Home Science Space 'œNines' have it for Nanosatellite space race: The N-prize
English biologist Paul H. Dear has proposed The N-prize, a race to put the first Nanosatellite in orbit for a cost of only 999.99 pounds (about US$2,000). Your first place prize is 9,999.99 pounds (about US$20,000).


The official website of the N-prize is: http://www.n-prize.com/.

On the page “What is the N-prize?” Dear defines the n-prize as “… a challenge to launch an impossibly small satellite into orbit on a ludicrously small budget, for a pitifully small cash prize.”

Dear asks the question on his website “Are we serious?” He answers simply: “Yes.”

Further, he states, “Surely it’s impossible.” Then, Dear adds, “Very nearly.”

No sugar-coating here. It's straight-talk. This honest talk may make it even more challenging for some adventuresome engineering types out there!

Here are some specifics of the contest.

On the “Where it all began” (Half-bakery ) webpage, Dear states, “The challenge is to put a payload of between 9.99 and 19.99 grams (that's the weight of 2-4 quarters or 1-2 £1 coins) into orbit (defined as being able to complete 9 [corrected from '99'] orbits or more before re-entry or loss) for a total cost of £999.99 or less. This is the cost of any non-reuseable components (ie, it need not cover ground facilities, recoverable launch hardware, etc). [corrected from 'the launch vehicle, payload, fuel, and any ground-based systems needed to support it, but'] and excludes development or prototyping costs. The satellite has to be detected from earth by some means, sufficiently to confirm that it has completed at least 9 [corrected from '99'] orbits. The cost of the detection is not part of the £999.99, and outside help may be recruited.”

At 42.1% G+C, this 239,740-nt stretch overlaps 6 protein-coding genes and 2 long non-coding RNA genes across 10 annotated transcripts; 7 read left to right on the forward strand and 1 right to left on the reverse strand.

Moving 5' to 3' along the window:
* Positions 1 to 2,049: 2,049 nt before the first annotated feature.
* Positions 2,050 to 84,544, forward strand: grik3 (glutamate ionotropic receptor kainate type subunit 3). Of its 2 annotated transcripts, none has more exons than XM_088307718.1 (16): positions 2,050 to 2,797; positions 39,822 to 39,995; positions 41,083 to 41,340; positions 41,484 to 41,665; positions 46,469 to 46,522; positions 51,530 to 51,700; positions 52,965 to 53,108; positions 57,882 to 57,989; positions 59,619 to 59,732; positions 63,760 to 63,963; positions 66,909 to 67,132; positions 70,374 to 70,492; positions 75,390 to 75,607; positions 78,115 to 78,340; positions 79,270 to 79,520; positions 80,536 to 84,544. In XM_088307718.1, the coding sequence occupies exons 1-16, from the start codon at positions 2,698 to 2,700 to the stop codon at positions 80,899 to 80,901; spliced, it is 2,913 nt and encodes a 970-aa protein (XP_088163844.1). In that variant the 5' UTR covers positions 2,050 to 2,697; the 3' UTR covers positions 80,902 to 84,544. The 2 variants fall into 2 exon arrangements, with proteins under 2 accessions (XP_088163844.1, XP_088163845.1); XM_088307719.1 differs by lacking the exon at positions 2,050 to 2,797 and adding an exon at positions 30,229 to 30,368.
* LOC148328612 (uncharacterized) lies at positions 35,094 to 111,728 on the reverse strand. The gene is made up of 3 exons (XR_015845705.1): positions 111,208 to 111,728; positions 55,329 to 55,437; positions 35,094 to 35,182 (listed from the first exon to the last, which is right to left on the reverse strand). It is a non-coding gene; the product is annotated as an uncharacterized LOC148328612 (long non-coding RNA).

Another requirement is that the tiny satellite be placed at least at an altitude of 99 kilometers (about 61.5 miles) above the surface of Earth.

(Who would have guessed such a number from Dr. Dear?)

Please read on to the next page for additional information on the N-prize.

FREE WHITEPAPER - RISKS OF MOVING DATABASES TO VMWARE

VMware changed the rules about the server resources required to keep a database responding

It's now more difficult for DBAs to see interaction between the database and server resources

This whitepaper highlights the key differences between performance management between physical and virtual servers, and maps out the five most common trouble spots when moving production databases to VMware

1. Innacurate metrics
2. Dynamic resource allocation
3. No control over Host Resources
4. Limited DBA visibility
5. Mutual ignorance

Don't move your database to VMware before learning about these potential risks, download this FREE Whitepaper now!

DOWNLOAD!

William Atkins

William Atkins completed educational degrees in science (bachelor’s in physics and mathematics) from Illinois State University (Normal, United States) and business (master’s in entrepreneurship and bachelor’s in industrial relations) from Western Illinois University

Connect